Systems Administration

What is RAID 0? — RAID striping explained

RAID – or “Redundant Array of Independent Disks” – is a strategy for data storage used on most server setups. Understanding how RAID works, how it can help you meet the needs of your business or organization, and understanding differences between RAID levels is important before setting up your server. This article discusses RAID 0

What is RAID 5 — RAID parity explained

It’s hard to talk about servers without RAID coming up. If you’re considering RAID for your server and want to know if RAID 5 is right for you, or if you just want to learn more about RAID in general, you’ve come to the right place. We’ll go over that and more in this article.

What is RAID 10 — Nested RAID levels explained

RAID is a topic that comes up a lot when discussing servers. If you’ve wondered what RAID is, why you might want it on your server, and whether RAID 10 is the best option for you, look no further. We’re going to be discussing all of that in today’s article. What is RAID? RAID, or

Adding AHCI support to CentOS after it was already installed in IDE mode

Sometimes when you’re using a server, you’ll notice that the disk i/o is slower than it ought to be, or is using a lot more cpu than it should be during disk i/o. In some cases, this would be because the BIOS is configured to use your sata drives in legacy IDE mode instead of

Setting up Software RAID / MDADM status alert Emails for failed drives in Centos, Ubuntu, and Debian

Issues regarding software and hardware raid are no stranger to the IOFlood blog, with articles discussing the relative merits of each, articles discussing why raid is important (and so are backups), and so on. But RAID only provides protection against failed drives if you realize a drive has failed and replace it. Often times, a

How to set up source nat routing (SNAT) in iptables to load balance outbound connections across multiple IP addresses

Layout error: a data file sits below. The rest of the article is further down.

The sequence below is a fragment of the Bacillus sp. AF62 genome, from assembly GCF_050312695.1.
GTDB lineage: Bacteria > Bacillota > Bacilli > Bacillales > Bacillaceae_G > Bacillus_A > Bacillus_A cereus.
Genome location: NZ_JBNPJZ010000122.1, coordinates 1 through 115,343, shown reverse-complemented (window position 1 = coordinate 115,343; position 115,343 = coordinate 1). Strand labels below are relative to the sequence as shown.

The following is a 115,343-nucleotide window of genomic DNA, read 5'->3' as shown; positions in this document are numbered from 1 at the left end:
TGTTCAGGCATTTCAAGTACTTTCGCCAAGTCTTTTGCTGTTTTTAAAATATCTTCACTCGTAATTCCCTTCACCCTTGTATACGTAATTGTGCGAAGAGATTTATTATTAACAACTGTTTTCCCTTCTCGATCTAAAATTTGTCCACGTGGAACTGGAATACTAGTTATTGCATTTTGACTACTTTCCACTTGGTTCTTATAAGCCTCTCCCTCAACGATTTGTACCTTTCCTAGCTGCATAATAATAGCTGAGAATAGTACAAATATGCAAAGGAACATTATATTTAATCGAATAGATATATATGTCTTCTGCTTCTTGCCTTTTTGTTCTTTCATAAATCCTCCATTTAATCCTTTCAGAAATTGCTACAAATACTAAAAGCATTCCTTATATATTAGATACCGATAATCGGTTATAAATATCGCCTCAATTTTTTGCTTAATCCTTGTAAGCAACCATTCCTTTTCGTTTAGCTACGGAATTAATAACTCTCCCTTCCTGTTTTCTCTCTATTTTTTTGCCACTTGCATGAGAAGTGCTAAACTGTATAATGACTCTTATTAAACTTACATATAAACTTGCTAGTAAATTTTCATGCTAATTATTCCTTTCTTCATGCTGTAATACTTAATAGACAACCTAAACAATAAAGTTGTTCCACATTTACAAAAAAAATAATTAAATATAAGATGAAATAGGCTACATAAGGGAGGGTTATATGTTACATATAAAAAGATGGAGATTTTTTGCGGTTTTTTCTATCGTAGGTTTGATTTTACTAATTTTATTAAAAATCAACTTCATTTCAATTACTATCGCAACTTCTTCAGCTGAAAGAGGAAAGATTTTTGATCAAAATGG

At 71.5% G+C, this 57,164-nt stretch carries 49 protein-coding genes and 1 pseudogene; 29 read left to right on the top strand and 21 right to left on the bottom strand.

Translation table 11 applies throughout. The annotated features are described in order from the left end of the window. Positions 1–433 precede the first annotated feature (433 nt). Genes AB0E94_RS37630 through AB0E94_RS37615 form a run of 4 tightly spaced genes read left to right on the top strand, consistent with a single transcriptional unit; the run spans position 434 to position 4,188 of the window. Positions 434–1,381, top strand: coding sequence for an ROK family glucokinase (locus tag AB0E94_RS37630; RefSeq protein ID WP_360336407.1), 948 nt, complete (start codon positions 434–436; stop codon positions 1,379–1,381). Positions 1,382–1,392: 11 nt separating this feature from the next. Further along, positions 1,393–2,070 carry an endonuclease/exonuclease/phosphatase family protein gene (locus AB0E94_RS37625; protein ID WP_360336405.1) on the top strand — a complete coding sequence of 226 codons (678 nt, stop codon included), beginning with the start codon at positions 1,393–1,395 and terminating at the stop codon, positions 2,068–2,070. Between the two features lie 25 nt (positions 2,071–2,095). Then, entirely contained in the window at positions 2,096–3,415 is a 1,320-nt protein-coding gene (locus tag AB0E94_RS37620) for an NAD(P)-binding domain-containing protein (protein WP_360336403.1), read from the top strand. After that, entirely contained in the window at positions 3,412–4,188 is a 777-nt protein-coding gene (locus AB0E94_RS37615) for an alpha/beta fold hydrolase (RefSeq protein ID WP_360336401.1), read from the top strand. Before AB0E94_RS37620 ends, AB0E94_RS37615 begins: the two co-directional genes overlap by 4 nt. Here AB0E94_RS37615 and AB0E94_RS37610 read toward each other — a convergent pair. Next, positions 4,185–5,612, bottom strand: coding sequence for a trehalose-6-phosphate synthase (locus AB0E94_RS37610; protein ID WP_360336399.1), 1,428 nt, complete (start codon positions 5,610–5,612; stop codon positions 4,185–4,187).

In our earlier days, before IOFlood, some of us ran web based proxy services. These were popular at workplaces or schools for accessing websites that were blocked there, such as gmail and myspace (remember myspace?). One common problem that came up, was that with so many users each sharing one IP on one server, our

Making sense of Linux memory usage, Part 1: how to read “top” in CentOS.

We get this question a lot, about “Why is my Linux server using so much ram?”. In many cases, it really isn’t using much ram at all, but just to be sure we always have to check. At least half the time, really very little is being used, but the way that Linux reports ram

Configuring additional IP addresses (virtual interfaces) on Centos Servers

You may have a Centos dedicated server or VPS, and you’ve been assigned additional IP addresses, which have not been configured by your hosting provider. There are good reasons your host won’t have configured these for you, because if you are using virtualization, many VPS control panels need to manage these IPs, and so it

Installing Centos 6.x onto a dedicated server with hard drives bigger than 2tb (3tb, 4tb, 6tb, 8tb, or bigger)

I’m a big fan of Centos, but like anything, it’s not perfect. In Centos 5, it is nearly impossible to get a working install onto drives larger than 2tb. In Centos 6, it is possible, but not entirely straightforward. The reason for the difficulty, is that MBR (master boot record) was designed only to support

nf_conntrack: table full, dropping packet — A solution for CentOS Dedicated Servers

A common problem you may experience is sluggish performance or disconnections from your Centos dedicated server, even though there is sufficient CPU, ram, disk i/o, etc. After some troubleshooting, you may come to believe you are being DDoS attacked, but you don’t see an unusual amount of traffic, and there’s no single IP or handful